The first two above scientific discoveries led to the development of a processing compound that fosters nerve regeneration called nerve activator. This nerve activator is used in an injectable form for primary nerve repair, as well as, in the processing of activated nerve grafts. It inactivates the nerve growth inhibitor, thereby allowing the natural regenerative capacity of the injured nerve (i.e., by deinhibiting laminin activity) or nerve graft.

AxoGen Regeneration Processing

The third discovery led to a processing method by which the natural degenerative process could be replicated within a donor nerve graft in a controlled processing environment. This natural degenerative process primes the nerve graft for the axonal regeneration process and then the graft is frozen before storage for transplantation. AxoGen's graft processing renders the nerve acellular and eliminates the concerns of rejection and circumvents the need for immunosuppressants. The result of these patented processing steps is a remarkable increase in efficacy of nerve grafts and resurrects the promise of clinical nerve allografting.

Nerve regeneration after brain or spinal cord injury can be improved by dissolving the sugar chains found on the inhibitory protein molecules that fill the scar tissue. Neuroscientists at the Brain Repair Centre in Cambridge have discovered that by using a bacterial enzyme to dissolve the sugar they can significantly improve the regeneration of neurones (Nature Neuroscience 2001;4:465-6).

One of the reasons that neurones do not grow back after an acute injury is that the glial cell scar tissue becomes full of inhibitory molecules called chondroitin sulphate proteoglycans. These proteins, which are modified by the addition of sulphated sugar chains, prevent neurones growing back through the damaged area. Knowing that the sugar chains confer most of the inhibitory properties of these molecules, Dr James Fawcett and his team of neuroscientists in Cambridge have been looking at ways to chemically remove them.

Using a rat model of brain damage, the scientists investigated whether a bacterial enzyme called chondroitinase ABC would dissolve the sugar chains. They inflicted damage on the nigrostriatal system (the part of the brain damaged in Parkinson’s disease) and observed that the resulting scar tissue was accompanied by an increase in the amount of chondroitin sulphate proteoglycans at the site of the injury. They then infused chondroitinase ABC into the injured area and found that within a week the damaged axons that produce dopamine had regrown by up to 1 cm in length towards their original target, with evidence of axon terminals actually in the striatum itself. No regrowth of neurones was seen in the control rats.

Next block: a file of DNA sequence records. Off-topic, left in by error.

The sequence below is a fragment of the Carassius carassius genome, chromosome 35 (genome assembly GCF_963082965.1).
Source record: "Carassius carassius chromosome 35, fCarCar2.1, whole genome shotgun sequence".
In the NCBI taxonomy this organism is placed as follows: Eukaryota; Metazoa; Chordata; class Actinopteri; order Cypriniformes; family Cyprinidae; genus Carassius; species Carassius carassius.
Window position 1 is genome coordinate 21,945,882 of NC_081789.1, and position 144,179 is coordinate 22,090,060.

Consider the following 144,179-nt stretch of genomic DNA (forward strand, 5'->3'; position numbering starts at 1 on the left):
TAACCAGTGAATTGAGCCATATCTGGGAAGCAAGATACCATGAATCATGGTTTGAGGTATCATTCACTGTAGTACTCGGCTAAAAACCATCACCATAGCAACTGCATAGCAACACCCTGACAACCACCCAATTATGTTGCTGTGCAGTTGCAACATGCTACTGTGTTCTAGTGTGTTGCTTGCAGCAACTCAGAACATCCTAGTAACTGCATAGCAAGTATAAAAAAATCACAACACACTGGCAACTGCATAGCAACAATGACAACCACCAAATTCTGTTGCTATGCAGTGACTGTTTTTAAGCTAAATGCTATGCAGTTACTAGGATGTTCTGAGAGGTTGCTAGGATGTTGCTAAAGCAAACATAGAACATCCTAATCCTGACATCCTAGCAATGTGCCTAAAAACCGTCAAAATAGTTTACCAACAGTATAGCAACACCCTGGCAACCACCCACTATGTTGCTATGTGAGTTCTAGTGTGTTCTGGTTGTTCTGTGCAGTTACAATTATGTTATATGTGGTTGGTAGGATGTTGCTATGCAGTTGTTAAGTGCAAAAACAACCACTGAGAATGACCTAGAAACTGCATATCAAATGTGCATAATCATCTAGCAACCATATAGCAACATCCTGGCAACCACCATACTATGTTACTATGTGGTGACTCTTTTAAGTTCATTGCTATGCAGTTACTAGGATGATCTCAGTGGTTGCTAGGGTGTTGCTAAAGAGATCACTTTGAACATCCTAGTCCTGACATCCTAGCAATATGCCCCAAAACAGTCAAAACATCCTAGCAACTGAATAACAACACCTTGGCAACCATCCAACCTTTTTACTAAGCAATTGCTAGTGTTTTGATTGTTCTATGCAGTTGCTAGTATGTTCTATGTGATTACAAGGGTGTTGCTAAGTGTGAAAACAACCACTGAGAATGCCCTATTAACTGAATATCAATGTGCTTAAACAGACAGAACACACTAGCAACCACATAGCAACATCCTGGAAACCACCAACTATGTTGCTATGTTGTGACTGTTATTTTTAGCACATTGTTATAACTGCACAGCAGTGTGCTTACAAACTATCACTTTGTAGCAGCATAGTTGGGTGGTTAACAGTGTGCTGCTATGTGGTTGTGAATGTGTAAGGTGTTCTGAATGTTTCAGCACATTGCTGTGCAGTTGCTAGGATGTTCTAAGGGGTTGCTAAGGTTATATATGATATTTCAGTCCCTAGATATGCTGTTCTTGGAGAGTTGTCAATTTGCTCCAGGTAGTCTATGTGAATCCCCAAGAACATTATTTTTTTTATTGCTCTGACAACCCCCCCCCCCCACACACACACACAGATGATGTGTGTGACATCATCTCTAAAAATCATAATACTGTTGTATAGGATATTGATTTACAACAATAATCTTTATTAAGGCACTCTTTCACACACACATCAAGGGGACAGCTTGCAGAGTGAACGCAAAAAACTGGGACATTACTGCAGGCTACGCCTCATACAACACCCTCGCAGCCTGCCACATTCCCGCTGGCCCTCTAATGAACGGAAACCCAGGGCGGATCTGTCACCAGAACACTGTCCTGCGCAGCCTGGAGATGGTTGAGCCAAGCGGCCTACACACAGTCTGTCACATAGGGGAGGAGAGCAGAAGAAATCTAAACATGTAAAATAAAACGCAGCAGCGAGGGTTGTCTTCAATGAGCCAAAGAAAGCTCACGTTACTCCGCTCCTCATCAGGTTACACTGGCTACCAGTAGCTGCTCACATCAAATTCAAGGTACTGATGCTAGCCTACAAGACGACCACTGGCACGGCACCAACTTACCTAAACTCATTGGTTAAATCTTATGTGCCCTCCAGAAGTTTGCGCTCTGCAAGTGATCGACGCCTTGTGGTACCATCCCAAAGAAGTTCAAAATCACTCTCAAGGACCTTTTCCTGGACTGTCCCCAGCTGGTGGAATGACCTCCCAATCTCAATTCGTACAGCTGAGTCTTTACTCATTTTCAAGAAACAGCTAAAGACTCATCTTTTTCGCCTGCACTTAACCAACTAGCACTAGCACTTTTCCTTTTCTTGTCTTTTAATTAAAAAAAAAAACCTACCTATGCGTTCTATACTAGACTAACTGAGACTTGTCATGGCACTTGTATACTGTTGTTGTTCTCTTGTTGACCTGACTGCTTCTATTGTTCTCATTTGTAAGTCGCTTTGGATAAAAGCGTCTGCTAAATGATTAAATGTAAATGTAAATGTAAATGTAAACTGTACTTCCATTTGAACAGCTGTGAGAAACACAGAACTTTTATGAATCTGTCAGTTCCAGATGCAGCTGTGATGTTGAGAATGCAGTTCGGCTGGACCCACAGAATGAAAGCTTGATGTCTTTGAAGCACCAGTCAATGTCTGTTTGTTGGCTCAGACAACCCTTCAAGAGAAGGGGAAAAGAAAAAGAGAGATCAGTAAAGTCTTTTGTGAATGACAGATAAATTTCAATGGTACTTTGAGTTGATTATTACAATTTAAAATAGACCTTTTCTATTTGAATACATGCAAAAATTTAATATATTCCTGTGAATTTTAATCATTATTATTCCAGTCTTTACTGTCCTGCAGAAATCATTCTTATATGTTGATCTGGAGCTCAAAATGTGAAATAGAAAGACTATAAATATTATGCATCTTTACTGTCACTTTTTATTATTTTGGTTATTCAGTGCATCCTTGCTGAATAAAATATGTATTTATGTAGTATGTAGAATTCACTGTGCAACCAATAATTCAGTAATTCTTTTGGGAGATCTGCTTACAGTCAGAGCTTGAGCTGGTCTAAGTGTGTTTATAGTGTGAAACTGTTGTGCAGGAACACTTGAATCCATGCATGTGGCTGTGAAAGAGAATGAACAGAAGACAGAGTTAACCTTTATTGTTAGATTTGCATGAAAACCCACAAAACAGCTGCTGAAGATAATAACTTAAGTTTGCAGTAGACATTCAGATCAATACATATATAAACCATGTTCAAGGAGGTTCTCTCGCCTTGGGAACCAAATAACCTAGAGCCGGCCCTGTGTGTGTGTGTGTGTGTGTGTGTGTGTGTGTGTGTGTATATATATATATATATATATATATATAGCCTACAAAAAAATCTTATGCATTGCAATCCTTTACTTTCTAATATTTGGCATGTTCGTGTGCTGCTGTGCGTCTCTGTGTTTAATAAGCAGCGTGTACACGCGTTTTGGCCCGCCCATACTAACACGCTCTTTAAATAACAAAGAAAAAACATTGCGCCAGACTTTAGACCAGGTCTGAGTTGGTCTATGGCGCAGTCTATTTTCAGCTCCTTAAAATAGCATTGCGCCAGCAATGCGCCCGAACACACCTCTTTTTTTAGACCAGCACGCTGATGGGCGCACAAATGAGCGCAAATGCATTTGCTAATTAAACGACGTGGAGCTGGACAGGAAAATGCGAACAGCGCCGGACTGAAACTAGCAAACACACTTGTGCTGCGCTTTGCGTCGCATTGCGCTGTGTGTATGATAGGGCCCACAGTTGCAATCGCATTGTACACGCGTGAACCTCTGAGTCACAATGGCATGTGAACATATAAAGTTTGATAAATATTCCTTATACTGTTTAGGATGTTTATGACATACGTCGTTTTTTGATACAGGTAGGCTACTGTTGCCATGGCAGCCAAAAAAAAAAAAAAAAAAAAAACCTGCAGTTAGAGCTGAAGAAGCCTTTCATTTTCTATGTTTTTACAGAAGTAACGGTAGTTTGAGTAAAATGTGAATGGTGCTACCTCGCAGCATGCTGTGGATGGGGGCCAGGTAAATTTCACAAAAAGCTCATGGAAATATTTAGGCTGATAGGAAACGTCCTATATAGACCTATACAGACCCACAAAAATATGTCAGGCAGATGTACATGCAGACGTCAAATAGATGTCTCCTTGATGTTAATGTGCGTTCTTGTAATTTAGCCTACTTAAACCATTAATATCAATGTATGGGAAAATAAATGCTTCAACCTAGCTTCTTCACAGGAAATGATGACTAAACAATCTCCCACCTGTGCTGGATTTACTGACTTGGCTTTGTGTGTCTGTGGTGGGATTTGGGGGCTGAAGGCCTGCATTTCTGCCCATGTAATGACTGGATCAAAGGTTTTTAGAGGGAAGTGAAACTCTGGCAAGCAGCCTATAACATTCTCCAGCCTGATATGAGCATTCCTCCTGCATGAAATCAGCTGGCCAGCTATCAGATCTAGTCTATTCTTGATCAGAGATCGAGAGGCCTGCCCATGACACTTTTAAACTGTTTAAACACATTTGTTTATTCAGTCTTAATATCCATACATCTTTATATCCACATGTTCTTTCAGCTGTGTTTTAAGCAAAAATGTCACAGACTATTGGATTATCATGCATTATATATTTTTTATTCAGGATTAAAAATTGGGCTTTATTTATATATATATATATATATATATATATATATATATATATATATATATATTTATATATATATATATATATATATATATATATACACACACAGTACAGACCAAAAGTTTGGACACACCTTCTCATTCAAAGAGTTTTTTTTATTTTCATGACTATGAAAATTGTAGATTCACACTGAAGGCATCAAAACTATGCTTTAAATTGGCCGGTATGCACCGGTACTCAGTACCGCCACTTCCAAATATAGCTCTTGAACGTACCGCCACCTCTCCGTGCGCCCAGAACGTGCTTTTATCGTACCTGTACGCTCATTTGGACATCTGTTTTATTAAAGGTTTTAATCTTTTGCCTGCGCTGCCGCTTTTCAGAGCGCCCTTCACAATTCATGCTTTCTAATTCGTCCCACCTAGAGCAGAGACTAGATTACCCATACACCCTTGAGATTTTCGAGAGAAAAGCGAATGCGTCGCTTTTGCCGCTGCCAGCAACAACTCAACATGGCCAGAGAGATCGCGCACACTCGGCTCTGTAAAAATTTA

Having shown that chondroitinase treatment promotes regeneration in this simple axon pathway, Dr Fawcett's team started a collaboration with Dr Elizabeth Bradbury at King’s College London to see whether chondroitinase ABC also works when applied to spinal cord injuries. In these experiments the damaged axons regrew to a length of 2 cm, and there was functional improvement (Society for Neuroscience Abstracts 2000;26:860).

Chondroitinase ABC was chosen because of its ability to selectively digest chondroitin sulphate molecules—not heparin sulphate molecules, which are also found at the site of injuries and are known to promote tissue repair. The main limitation of long term enzyme infusion is that it induces an immune response. "We see this enzyme as potentially useful in the acute phase of a brain injury, but it would have to be followed by treatments which work in other ways," explained Dr Fawcett. One option would be to dissolve the sugar with chondroitinase ABC and then add something else that blocks further proteoglycan synthesis. Ultimately, the successful treatment of spinal cord injuries is likely to require a cocktail of enzymes and nerve growth factors.

Turning off a well-known chemical switch may allow severed nerves in adult mammals to regenerate, according to a report in this week'sScience. By jamming the epidermal growth factor (EGF) receptor, the authors blocked harmful signals known to limit repair of damaged axons in the central nervous system. Their finding points to a promising new target for restoring neural function following injury, they say.

Previous research that sought to explain why mammalian axons fail to regenerate in the wounded brain or spinal cord found several inhibitory cues that prevent healing. The culprits include proteins associated with myelin and proteoglycans released by the glial scar that forms after neural injury.

In a search for a signal that might override this chemical blockade, a group led by Zhigang He of Children's Hospital in Boston, Mass. cultured neurons on a myelin substrate. They screened approximately 400 candidate compounds, looking for those that could promote growth in this hostile environment. When exposed to a subset of the molecules, neurons sprouted extensions called neurites, the first step to extending axons. That subset of molecules shared the ability to shut down the EGF receptor. Neurites also grew in the presence of two well-characterized EGF receptor inhibitors, but not a control compound.

"It's surprising finding," said Martin Schwab of the University of Zurich, since activation of the EGF receptor is normally associated with proliferation and growth of cells. Schwab has characterized the signaling pathways of myelin proteins but was not associated with this study. In this case, "the EGF receptor is a bad actor," said Marc Tessier-Lavigne, Senior Vice President for Research at Genentech in South San Francisco, Ca. and a co-author of the paper. "Activation of the receptor is involved in blocking things, not in stimulating growth," he said. "It's an unexpected role for the EGF receptor."

Stephen Strittmatter of Yale University School of Medicine in New Haven, Ct., who first described one of these inhibiting proteins, called Nogo, points out that the connection between Nogo, its receptor and the EGF receptor remains to be worked out. "It is still perhaps a little unclear how the Nogo receptor couples to the EGF receptor and how that coupling is required for inhibition of axon growth," he said.